"Starting Here, Starting Now" is so New York you feel you'll have to take a plane to get home to Washington. This brightly diverting little revenue opened Saturday night in Arena Stage's Old Vat Room and its stay will be all too brief, through Dec. 18.
By "New york" I mean not the sodden, dank place much of it has become but crisp, bright, empyrean, legendary Gotham. Expertly delivered by a highly professional cast of three, with piano and bass backing, the parade of songs suggest the early revue style of Noel Coward, with the left hand of Cole Porter accenting rhythm.
The creators are composer David Shire and lyricist Richard Maltby Jr., who collaboration began at Yale with a musicalized "Cyrano de Bergerac" and proceeded to the dismal record of four flop musicals, "The Sap of Life," "how Do You Do, I Love You?," "Graham Crackers" and "Love Match." For the most part, these little-known gems stem from those flops, though Barbra Streisand's inclusion of the title song in her "people" album did give the team longer exposure.
Of those four I saw only "How Do You do, I Love You?," a satire on computer dating which starred Phyllis Newman at Shady Grove. It is clear that a basic reason why Shire and Maltby aren't known as the Rodgers and Hart/Hammerstein of the '70s is "book" troubles. Just hearing that "Love Match" was about Queen Victoria and Prince Albert gave me the shakes. It's striking how many songs are forgotten because they were introduced in feeble books.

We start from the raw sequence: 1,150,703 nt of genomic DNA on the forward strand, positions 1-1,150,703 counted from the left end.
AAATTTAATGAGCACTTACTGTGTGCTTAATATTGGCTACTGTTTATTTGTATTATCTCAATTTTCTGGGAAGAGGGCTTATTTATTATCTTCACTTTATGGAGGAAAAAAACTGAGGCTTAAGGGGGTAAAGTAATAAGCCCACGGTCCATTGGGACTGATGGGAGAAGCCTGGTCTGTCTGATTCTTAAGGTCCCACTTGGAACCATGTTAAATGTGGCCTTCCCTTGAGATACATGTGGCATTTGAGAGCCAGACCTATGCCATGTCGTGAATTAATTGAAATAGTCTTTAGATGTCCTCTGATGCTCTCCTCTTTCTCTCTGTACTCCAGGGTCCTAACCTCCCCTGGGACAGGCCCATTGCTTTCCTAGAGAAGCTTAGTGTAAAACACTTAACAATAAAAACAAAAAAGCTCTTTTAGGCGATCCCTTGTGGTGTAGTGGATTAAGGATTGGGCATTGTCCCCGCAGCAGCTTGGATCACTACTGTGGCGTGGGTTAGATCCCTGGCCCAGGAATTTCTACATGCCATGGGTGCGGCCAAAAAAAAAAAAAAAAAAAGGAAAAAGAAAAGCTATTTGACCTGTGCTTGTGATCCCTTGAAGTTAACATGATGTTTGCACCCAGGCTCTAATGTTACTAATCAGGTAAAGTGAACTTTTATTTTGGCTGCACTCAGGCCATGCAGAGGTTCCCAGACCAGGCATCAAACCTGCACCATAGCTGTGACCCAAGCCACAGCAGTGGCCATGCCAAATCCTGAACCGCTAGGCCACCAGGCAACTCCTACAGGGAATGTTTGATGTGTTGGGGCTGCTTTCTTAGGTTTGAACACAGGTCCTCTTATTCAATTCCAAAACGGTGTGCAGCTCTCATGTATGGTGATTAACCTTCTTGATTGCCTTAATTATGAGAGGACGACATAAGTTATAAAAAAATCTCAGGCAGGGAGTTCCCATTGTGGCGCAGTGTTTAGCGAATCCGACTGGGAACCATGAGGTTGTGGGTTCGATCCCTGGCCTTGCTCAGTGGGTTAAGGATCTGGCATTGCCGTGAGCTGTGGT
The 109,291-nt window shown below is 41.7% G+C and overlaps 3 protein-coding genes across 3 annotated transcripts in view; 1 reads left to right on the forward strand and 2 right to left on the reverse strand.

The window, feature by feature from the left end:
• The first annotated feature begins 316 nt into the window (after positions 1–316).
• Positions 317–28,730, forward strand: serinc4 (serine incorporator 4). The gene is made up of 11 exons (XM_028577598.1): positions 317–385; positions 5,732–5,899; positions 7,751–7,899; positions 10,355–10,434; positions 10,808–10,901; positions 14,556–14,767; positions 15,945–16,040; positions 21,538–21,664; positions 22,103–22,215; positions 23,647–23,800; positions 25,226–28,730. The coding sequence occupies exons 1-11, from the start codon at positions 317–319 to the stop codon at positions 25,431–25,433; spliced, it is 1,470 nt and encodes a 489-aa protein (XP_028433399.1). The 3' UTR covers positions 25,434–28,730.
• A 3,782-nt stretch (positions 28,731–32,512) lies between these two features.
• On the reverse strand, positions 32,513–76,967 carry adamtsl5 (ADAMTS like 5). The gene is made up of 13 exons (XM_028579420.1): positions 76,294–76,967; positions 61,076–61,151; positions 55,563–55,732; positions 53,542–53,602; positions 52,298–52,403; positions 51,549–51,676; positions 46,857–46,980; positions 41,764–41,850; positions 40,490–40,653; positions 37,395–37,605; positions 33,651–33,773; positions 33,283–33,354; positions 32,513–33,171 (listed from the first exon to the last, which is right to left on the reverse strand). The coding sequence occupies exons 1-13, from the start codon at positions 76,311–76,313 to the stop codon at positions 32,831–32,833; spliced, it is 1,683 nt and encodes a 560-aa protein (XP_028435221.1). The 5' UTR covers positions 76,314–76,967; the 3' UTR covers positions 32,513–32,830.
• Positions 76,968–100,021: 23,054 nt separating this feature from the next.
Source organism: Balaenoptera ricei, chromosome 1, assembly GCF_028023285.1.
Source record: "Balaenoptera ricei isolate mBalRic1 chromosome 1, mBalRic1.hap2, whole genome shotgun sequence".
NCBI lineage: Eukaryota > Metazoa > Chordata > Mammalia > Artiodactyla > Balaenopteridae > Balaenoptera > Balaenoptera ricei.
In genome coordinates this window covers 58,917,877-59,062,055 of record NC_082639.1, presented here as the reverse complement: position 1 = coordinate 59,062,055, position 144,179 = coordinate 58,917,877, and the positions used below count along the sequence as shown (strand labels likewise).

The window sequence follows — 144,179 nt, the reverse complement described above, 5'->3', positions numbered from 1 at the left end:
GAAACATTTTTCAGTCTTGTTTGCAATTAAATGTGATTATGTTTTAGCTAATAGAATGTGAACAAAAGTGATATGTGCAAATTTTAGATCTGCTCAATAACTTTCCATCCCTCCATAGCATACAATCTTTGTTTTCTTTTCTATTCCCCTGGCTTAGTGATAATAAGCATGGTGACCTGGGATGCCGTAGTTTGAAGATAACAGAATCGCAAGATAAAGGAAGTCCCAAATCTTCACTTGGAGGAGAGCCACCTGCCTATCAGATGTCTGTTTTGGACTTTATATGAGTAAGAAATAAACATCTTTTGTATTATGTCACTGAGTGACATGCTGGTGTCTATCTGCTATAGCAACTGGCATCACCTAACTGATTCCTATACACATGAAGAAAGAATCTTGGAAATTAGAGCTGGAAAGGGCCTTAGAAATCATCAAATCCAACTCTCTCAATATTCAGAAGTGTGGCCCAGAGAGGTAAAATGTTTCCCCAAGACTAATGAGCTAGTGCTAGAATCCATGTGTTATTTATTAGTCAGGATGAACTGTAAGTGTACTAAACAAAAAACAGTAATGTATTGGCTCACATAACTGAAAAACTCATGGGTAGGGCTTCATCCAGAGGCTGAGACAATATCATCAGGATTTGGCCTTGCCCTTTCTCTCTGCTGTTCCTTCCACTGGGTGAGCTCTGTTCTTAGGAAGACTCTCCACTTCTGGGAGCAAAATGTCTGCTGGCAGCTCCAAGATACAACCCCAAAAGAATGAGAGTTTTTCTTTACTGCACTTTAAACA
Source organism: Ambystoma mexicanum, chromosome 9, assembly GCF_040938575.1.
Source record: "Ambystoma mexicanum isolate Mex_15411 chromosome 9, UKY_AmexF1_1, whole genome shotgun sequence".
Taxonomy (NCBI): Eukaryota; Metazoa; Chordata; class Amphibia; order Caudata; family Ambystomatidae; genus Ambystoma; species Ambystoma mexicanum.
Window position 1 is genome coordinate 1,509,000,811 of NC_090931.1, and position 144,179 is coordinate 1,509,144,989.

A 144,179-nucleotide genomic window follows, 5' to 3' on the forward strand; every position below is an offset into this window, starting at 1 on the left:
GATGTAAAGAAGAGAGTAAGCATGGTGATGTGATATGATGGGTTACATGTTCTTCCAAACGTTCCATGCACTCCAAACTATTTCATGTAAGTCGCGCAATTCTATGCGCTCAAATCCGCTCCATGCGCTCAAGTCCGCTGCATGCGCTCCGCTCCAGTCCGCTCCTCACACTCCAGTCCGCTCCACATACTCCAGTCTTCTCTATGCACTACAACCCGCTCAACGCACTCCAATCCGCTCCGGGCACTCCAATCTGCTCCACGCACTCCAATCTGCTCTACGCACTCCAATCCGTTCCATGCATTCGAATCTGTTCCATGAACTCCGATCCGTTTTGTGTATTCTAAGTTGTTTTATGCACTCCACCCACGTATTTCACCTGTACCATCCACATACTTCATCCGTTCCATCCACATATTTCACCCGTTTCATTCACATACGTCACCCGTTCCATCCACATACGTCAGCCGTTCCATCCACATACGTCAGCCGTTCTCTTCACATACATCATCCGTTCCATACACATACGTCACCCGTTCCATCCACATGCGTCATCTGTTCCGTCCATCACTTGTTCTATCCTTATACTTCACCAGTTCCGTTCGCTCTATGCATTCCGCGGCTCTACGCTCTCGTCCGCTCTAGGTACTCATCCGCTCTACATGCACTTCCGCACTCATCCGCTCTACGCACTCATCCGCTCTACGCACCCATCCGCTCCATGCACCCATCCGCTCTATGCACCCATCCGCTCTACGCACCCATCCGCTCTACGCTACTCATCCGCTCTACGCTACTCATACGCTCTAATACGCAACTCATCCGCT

Removed from the original contexts, these songs are rooted in character, the aware who spring to Manhattan from all over, their misguided fancy sparked by glamor flicks. Surprisingly, the songs alone create sharp personalities.
Usually the characters gnaw at themselves in a range of frustrations, but wind up with the yeasty pride of self-acceptance. Loni Ackerman's chant about a girl who can't lick The Sunday Times crossword puzzle becomes at least 100,000 Sunday morning lives. Margery Cohen's acidulous Bloomingdale's cosmetics salesperson is a virtual playlet about girls from Brooklyn to the Bronx. When Walter Bobbie sings "I Don't Remember Christmas," that ballad becomes all who insist they have forgotten a bathrobe hanging behind a door and Springtime meetings. And for a mini-chorus line without plot, there's "One Step," with canes and top hats, all deftly stage-managed.
The three performers, dark-haired and dressed mostly in black, are exceptionally assured and individual, Cohen's frizzy hair and Estelle Winwood's eyes a contrast to Ackerman's cool lass with gamine overtones. The girls were in the Off-Broadway original and when George lee Andrews left for rehearsals of the musicalized "Twentieth Century," producer J.B. Freyberg was lucky to find Bobbie to fill Andrews' slot.
A CU theater graduate student, Bobbie made his bow at Olney, was in the original "Grease" and last summer played in the Kennedy Center's Musical Theater Lab Arthur Miller, "Up From Paradise." He's got a fine, well-trained voice, an attractive, expressive face and shares with his colleagues tip-top diction. Nor are mikes in use in the Old Vat, where 160 people sit at small round tables to quaff beer and light wines. (No Smoking!)
If you've been missing New York's fabled, spunky spirit, there's a delicious slice of it in the Kreeger Theater's basement starting now but ending all too soon.